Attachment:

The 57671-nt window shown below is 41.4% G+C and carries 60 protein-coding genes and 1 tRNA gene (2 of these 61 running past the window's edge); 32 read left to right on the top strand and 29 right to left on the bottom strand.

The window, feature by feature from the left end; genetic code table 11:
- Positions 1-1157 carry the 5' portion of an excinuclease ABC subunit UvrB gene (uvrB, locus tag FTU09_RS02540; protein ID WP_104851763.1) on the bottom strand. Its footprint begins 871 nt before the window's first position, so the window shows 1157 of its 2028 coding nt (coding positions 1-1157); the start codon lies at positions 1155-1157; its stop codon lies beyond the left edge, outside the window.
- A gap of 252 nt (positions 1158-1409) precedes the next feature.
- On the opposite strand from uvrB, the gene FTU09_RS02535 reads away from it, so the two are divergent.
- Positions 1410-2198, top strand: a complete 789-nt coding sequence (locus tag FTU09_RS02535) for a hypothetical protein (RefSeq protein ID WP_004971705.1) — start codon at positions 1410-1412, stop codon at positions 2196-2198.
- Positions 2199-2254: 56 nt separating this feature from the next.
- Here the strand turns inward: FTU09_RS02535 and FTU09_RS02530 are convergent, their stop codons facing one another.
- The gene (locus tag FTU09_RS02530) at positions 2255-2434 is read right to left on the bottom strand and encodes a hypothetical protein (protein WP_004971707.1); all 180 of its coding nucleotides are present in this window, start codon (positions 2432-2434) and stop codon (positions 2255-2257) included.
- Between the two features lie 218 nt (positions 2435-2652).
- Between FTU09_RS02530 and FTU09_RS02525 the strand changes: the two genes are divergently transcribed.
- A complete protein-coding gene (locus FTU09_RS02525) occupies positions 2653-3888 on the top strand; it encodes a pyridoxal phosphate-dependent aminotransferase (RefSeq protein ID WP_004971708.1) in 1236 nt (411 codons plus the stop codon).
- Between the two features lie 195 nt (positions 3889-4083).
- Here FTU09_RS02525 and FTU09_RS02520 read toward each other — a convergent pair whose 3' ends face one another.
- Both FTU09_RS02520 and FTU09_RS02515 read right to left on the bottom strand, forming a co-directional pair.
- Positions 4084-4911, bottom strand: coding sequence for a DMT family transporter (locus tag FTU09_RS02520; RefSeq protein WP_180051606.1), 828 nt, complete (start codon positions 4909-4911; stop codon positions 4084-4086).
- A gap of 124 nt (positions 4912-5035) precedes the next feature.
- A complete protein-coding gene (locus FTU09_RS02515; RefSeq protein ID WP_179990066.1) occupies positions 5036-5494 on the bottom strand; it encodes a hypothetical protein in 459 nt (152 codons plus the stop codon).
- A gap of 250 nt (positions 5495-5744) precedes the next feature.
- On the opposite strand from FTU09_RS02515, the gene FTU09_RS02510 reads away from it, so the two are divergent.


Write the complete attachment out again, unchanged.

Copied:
The 57671-nt window shown below is 41.4% G+C and carries 60 protein-coding genes and 1 tRNA gene (2 of these 61 running past the window's edge); 32 read left to right on the top strand and 29 right to left on the bottom strand.

The window, feature by feature from the left end; genetic code table 11:
- Positions 1-1157 carry the 5' portion of an excinuclease ABC subunit UvrB gene (uvrB, locus tag FTU09_RS02540; protein ID WP_104851763.1) on the bottom strand. Its footprint begins 871 nt before the window's first position, so the window shows 1157 of its 2028 coding nt (coding positions 1-1157); the start codon lies at positions 1155-1157; its stop codon lies beyond the left edge, outside the window.
- A gap of 252 nt (positions 1158-1409) precedes the next feature.
- On the opposite strand from uvrB, the gene FTU09_RS02535 reads away from it, so the two are divergent.
- Positions 1410-2198, top strand: a complete 789-nt coding sequence (locus tag FTU09_RS02535) for a hypothetical protein (RefSeq protein ID WP_004971705.1) — start codon at positions 1410-1412, stop codon at positions 2196-2198.
- Positions 2199-2254: 56 nt separating this feature from the next.
- Here the strand turns inward: FTU09_RS02535 and FTU09_RS02530 are convergent, their stop codons facing one another.
- The gene (locus tag FTU09_RS02530) at positions 2255-2434 is read right to left on the bottom strand and encodes a hypothetical protein (protein WP_004971707.1); all 180 of its coding nucleotides are present in this window, start codon (positions 2432-2434) and stop codon (positions 2255-2257) included.
- Between the two features lie 218 nt (positions 2435-2652).
- Between FTU09_RS02530 and FTU09_RS02525 the strand changes: the two genes are divergently transcribed.
- A complete protein-coding gene (locus FTU09_RS02525) occupies positions 2653-3888 on the top strand; it encodes a pyridoxal phosphate-dependent aminotransferase (RefSeq protein ID WP_004971708.1) in 1236 nt (411 codons plus the stop codon).
- Between the two features lie 195 nt (positions 3889-4083).
- Here FTU09_RS02525 and FTU09_RS02520 read toward each other — a convergent pair whose 3' ends face one another.
- Both FTU09_RS02520 and FTU09_RS02515 read right to left on the bottom strand, forming a co-directional pair.
- Positions 4084-4911, bottom strand: coding sequence for a DMT family transporter (locus tag FTU09_RS02520; RefSeq protein WP_180051606.1), 828 nt, complete (start codon positions 4909-4911; stop codon positions 4084-4086).
- A gap of 124 nt (positions 4912-5035) precedes the next feature.
- A complete protein-coding gene (locus FTU09_RS02515; RefSeq protein ID WP_179990066.1) occupies positions 5036-5494 on the bottom strand; it encodes a hypothetical protein in 459 nt (152 codons plus the stop codon).
- A gap of 250 nt (positions 5495-5744) precedes the next feature.
- On the opposite strand from FTU09_RS02515, the gene FTU09_RS02510 reads away from it, so the two are divergent.